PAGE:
Psoriasis is one of the most common immune-related chronic inflammatory skin disorders. Clinical observations suggest that streptococcal infection has an intimate relationship in triggering psoriasis onset and exacerbating chronic psoriasis. Humanized IL-12/IL-23 p40, IL-17A, and IL-17 receptor mAbs have shown remarkable therapeutic efficacy for the treatment of chronic plaque psoriasis, suggesting IL-23/IL-17 axis plays important roles in psoriasis pathogenesis. Our previous studies have demonstrated that dermal ?? T cells are the major IL-17 producers in the skin and are critical in psoriasis pathogenesis. Dermal ?? T cells are phenotypically and functionally unique. However, it is largely unknown how these cells are critically regulated in mice and humans, particularly in the context of microbial infection and skin microbial commensal alteration. In the proposal, we provided preliminary data suggesting that dermal ?? T cells play critical roles in skin immune surveillance and inflammation. IL-1? signaling pathway plays a crucial role in regulating dermal ?? T cell proliferation, IL-17 production, and probably trafficking in mice. Pathogen products stimulated skin cells to produce IL-1?. In addition, we showed that skin microbiota from psoriatic skin has been substantially altered compared to that in healthy control skin. Human V?9V?2 T cells were capable of secreting IL-17 and significantly decreased in the peripheral blood of psoriatic patients but increased in psoriatic skin lesions and produced large amounts of IL-17. Based on these preliminary findings, we hypothesize that dysregulated dermal ?? T cells via IL-1 signaling by pathogen infection or skin microbiota alteration play an essential role in psoriasis pathogenesis.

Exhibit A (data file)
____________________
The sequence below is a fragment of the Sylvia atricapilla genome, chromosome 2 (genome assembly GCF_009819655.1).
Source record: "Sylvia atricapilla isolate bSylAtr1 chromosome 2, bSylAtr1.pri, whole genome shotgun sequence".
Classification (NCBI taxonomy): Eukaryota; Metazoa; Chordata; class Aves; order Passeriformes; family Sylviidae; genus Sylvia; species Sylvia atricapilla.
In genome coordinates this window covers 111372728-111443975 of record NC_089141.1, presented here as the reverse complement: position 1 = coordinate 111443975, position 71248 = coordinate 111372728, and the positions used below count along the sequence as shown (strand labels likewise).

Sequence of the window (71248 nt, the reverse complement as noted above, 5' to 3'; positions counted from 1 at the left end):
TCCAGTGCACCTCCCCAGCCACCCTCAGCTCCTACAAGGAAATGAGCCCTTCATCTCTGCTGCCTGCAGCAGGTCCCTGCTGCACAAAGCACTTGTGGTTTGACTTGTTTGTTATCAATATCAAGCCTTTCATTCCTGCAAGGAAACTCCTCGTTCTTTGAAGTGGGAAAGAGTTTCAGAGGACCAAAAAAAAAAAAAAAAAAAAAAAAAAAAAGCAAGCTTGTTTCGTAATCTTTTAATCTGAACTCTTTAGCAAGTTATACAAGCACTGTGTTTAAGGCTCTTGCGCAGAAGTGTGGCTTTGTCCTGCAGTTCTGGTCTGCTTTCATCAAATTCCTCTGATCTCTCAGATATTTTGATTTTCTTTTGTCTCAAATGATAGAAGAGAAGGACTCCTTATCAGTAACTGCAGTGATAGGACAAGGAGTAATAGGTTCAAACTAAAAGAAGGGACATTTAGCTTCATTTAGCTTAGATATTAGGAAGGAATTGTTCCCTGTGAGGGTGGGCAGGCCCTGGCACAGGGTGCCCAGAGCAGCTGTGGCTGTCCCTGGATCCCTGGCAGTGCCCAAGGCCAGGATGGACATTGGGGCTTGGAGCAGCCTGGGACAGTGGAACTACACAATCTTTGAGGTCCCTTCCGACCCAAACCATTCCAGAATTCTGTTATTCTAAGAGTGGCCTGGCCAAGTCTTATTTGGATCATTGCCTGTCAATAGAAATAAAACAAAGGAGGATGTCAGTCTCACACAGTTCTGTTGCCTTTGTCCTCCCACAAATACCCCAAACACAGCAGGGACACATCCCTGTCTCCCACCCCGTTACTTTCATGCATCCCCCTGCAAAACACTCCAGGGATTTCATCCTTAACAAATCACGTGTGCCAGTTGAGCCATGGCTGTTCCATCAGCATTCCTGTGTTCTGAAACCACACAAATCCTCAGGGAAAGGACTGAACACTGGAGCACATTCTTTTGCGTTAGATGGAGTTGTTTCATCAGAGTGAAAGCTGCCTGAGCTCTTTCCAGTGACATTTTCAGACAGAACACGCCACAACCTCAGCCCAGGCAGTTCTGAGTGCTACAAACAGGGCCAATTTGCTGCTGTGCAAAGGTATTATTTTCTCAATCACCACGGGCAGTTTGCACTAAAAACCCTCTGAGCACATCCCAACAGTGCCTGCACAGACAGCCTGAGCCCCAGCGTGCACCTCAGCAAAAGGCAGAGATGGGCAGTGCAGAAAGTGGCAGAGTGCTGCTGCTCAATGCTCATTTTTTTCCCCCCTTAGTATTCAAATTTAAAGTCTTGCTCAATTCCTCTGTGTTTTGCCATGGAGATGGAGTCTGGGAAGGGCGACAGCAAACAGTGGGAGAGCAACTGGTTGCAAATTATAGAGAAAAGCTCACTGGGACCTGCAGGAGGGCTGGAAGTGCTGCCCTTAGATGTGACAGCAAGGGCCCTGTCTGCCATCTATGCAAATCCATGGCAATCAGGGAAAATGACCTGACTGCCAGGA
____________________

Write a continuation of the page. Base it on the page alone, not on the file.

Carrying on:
Three Aims are proposed to address this hypothesis.
Aim 1 determines the role of IL-1 signaling in psoriasis immunopathogenesis. We will test the hypothesis that IL-1 signaling regulates psoriasis immunopathogenesis through 1) directly activating dermal ?? T cells; 2) stimulating KC to secrete chemokines which chemoattract more IL-17-producing ?? T cells from periphery into dermis thus amplifying skin inflammatory cascade; 3) generating memory-like dermal ?? T cells for disease relapse.
Aim 2 examines how skin commensal microorganisms regulate dermal ?? T cell homeostasis in healthy skins and dermal ?? T cell activation in skin inflammation.
Aim 3 determines how human V?9 T cells are regulated by pathogen components or skin microbiota alteration for expansion and IL-17 production. Human skin/SCID mouse xenograft model will be established to determine the pathogenic roles of human V?9 T cells and microbial infection/commensal alteration in psoriasis pathogenesis. It is believed that this study will provide new insights into understanding the biology of dermal ?? T cell population and immuno-pathogenesis of psoriasis.

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This study will determine the regulation of dermal ?? T cells in mice and humans and explore its pathogenic role in skin inflammatory disease psoriasis, particularly in the context of microbial infection and skin commensal alteration. It is believed that these studies will provide new insight into understanding the pathogenesis of psoriasis and may help identify novel targets for its treatment.

National Institute of Health (NIH)
National Institute of Allergy and Infectious Diseases (NIAID)
Research Project (R01)
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Special Emphasis Panel (ZRG1-IDM-W (50)R)
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Rothermel, Annette L
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University of Louisville
Internal Medicine/Medicine
Schools of Medicine
United States
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Fleming, Christopher; Morrissey, Samantha; Cai, Yihua et al. (2017) ?? T Cells: Unexpected Regulators of Cancer Development and Progression. Trends Cancer 3:561-570